There's also a rumor floating around that keeping products in the fridge means a longer shelf life.
Obviously, my three-day experiment wasn't the gold standard in testing for shelf life, so I'm relying on the experts here — and unfortunately, this isn't a thing, either.
"If the product doesn’t contain preservatives, it won’t have a very long shelf life regardless. Refrigeration does not equal preservation," says Chi. "Unless it is recommended by the manufacturer, refrigeration is not a guarantee of a longer shelf life," adds Provenzano.
At room temp, depending on the product and its ingredients, most are effective for three months to a year once they're opened, says McGuire.
In fact, refrigerating products that aren't designed to stay cold can actually negatively impact products' efficiency and shelf life, both experts say. "Many skin care ingredients can be sensitive to extreme heat or cold. Over time, this can degrade the active ingredients in the formulation or alter the stability of the product. [Plus] if it's not sealed and stored properly, excess moisture and that 'refrigerator smell' can sneak into your product changing its texture, smell and performance," says McGuire. That's not to say that this will happen to every product when refrigerated, but it's definitely risky business.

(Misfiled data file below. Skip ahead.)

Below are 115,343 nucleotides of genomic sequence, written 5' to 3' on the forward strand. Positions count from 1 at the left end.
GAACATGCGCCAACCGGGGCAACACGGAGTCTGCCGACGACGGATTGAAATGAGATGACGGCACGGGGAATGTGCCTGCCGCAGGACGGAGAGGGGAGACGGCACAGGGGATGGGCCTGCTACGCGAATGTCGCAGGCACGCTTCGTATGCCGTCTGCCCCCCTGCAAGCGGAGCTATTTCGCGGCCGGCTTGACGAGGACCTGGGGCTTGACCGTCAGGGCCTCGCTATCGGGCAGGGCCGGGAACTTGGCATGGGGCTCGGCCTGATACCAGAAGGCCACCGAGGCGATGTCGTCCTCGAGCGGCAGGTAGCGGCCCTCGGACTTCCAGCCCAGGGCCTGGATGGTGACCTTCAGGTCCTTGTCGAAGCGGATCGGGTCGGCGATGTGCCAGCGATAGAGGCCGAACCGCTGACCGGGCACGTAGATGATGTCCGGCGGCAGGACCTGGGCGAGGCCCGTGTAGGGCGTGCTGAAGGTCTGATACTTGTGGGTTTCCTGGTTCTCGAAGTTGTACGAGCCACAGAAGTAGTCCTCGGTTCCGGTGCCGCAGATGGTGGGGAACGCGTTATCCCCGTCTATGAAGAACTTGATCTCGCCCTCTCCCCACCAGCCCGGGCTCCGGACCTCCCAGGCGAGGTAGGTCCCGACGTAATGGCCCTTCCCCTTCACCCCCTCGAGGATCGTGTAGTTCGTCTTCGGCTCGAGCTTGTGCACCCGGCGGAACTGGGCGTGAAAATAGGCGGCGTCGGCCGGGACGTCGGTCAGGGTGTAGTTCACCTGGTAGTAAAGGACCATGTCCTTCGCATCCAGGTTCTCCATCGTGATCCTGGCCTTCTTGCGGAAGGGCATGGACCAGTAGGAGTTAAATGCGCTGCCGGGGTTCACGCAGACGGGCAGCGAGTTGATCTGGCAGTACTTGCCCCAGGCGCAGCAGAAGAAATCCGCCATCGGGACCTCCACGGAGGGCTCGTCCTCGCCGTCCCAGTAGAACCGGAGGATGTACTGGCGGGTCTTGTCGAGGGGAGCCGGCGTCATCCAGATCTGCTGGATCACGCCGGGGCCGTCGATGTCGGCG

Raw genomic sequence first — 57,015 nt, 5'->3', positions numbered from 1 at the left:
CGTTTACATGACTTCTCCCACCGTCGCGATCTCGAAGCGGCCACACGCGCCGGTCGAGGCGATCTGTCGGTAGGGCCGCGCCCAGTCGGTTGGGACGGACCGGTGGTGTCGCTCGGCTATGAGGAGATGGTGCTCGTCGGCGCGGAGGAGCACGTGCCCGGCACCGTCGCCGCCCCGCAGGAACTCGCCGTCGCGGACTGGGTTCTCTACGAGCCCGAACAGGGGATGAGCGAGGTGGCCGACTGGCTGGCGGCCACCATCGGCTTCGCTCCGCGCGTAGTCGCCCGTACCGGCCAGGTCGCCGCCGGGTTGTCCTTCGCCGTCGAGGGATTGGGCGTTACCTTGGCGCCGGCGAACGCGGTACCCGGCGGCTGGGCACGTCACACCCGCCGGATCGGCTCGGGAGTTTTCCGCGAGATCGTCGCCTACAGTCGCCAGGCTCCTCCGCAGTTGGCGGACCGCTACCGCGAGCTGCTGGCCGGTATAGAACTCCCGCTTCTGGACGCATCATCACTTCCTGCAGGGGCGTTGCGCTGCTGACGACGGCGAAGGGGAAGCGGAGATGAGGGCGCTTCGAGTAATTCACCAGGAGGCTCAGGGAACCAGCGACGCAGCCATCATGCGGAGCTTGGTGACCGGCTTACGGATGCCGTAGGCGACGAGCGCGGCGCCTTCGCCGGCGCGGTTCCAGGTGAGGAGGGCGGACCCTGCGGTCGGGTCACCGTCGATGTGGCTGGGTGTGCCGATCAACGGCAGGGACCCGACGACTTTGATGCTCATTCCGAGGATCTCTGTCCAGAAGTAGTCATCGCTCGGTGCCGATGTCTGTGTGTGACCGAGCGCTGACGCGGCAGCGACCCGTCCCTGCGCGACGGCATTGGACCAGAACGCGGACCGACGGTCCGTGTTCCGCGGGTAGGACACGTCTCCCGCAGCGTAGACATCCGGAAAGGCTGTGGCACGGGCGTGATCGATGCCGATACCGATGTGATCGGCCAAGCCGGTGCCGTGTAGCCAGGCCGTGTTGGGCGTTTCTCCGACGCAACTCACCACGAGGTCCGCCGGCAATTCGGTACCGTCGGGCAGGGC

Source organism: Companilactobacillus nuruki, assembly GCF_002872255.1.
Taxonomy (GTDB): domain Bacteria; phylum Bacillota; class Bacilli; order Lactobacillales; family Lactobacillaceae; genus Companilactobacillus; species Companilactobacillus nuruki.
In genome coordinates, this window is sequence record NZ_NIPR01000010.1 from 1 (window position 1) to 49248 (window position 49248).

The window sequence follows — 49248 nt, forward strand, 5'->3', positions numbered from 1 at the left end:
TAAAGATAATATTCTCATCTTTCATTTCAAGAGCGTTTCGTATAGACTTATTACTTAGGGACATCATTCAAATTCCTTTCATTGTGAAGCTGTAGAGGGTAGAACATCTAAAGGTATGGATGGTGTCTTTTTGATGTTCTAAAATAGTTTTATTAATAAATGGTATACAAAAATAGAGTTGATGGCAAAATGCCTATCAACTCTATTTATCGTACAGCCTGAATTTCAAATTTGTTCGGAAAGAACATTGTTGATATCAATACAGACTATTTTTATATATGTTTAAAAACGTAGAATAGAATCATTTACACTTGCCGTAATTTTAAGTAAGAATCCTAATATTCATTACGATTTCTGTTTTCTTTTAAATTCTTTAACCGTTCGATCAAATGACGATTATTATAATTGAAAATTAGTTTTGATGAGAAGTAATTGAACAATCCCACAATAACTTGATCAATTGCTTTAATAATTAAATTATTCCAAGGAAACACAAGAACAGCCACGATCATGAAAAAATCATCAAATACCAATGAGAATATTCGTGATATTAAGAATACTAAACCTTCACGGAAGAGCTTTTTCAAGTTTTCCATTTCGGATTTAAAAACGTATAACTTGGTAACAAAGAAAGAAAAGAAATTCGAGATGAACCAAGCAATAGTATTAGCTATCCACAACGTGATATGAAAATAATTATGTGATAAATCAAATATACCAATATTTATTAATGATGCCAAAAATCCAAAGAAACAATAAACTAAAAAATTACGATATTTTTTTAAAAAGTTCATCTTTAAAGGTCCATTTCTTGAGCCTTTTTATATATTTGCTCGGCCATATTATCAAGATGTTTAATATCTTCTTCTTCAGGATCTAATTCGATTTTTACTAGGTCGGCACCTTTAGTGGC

Granted, there are some exceptions to this rule. "Some products contain live active cultures of probiotics or growth factors. Typically, these will be found in a refrigerated section at time of purchase," says McGuire.
"You should also put products that contain Vitamin C, like La Roche-Posay Active C10, in there as well," adds Chi. "This will help keep the vitamins from breaking down."
One thing I did find to be true: Cold skin care products are definitely calming, and they can also help with puffiness.
Now this one, I can vouch for. I have rosacea, so redness is pretty much my skin's default state. Even if refrigerating products doesn't increase their efficiency or their shelf life, I did feel like cold products were more soothing, and I can attest to a slight decrease in redness after using cold products as opposed to room temp ones (the cold constricts blood cells).
"Keeping creams and eye treatments in the fridge helps with puffiness and also boosts circulation in the area," adds Chi. The cold also made the consistency of several of my products a little creamier, which felt sort of luxe.